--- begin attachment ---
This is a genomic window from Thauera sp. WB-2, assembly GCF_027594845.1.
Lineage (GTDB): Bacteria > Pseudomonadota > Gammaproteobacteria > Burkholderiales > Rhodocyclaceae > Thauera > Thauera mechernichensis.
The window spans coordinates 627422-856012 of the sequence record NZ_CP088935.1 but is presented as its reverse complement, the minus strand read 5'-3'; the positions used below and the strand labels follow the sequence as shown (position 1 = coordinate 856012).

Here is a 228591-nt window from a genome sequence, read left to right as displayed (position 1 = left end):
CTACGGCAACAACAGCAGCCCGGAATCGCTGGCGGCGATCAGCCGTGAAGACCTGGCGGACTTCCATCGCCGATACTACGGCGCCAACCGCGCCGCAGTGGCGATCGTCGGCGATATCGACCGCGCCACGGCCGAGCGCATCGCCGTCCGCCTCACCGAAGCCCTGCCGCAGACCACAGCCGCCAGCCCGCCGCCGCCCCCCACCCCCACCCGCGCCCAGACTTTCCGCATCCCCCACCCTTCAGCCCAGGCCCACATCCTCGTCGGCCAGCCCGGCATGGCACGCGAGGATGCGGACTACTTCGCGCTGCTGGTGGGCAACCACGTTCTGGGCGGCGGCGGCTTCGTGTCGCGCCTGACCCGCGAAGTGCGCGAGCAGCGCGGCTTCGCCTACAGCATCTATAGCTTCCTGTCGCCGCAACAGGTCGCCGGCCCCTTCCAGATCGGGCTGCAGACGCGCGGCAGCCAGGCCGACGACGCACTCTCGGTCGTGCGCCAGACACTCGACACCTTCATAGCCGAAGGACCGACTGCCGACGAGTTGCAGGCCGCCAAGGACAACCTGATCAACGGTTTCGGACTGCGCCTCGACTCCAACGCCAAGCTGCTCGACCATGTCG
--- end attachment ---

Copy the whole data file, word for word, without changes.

This is a genomic window from Thauera sp. WB-2, assembly GCF_027594845.1.
Lineage (GTDB): Bacteria > Pseudomonadota > Gammaproteobacteria > Burkholderiales > Rhodocyclaceae > Thauera > Thauera mechernichensis.
The window spans coordinates 627422-856012 of the sequence record NZ_CP088935.1 but is presented as its reverse complement, the minus strand read 5'-3'; the positions used below and the strand labels follow the sequence as shown (position 1 = coordinate 856012).

Here is a 228591-nt window from a genome sequence, read left to right as displayed (position 1 = left end):
CTACGGCAACAACAGCAGCCCGGAATCGCTGGCGGCGATCAGCCGTGAAGACCTGGCGGACTTCCATCGCCGATACTACGGCGCCAACCGCGCCGCAGTGGCGATCGTCGGCGATATCGACCGCGCCACGGCCGAGCGCATCGCCGTCCGCCTCACCGAAGCCCTGCCGCAGACCACAGCCGCCAGCCCGCCGCCGCCCCCCACCCCCACCCGCGCCCAGACTTTCCGCATCCCCCACCCTTCAGCCCAGGCCCACATCCTCGTCGGCCAGCCCGGCATGGCACGCGAGGATGCGGACTACTTCGCGCTGCTGGTGGGCAACCACGTTCTGGGCGGCGGCGGCTTCGTGTCGCGCCTGACCCGCGAAGTGCGCGAGCAGCGCGGCTTCGCCTACAGCATCTATAGCTTCCTGTCGCCGCAACAGGTCGCCGGCCCCTTCCAGATCGGGCTGCAGACGCGCGGCAGCCAGGCCGACGACGCACTCTCGGTCGTGCGCCAGACACTCGACACCTTCATAGCCGAAGGACCGACTGCCGACGAGTTGCAGGCCGCCAAGGACAACCTGATCAACGGTTTCGGACTGCGCCTCGACTCCAACGCCAAGCTGCTCGACCATGTCG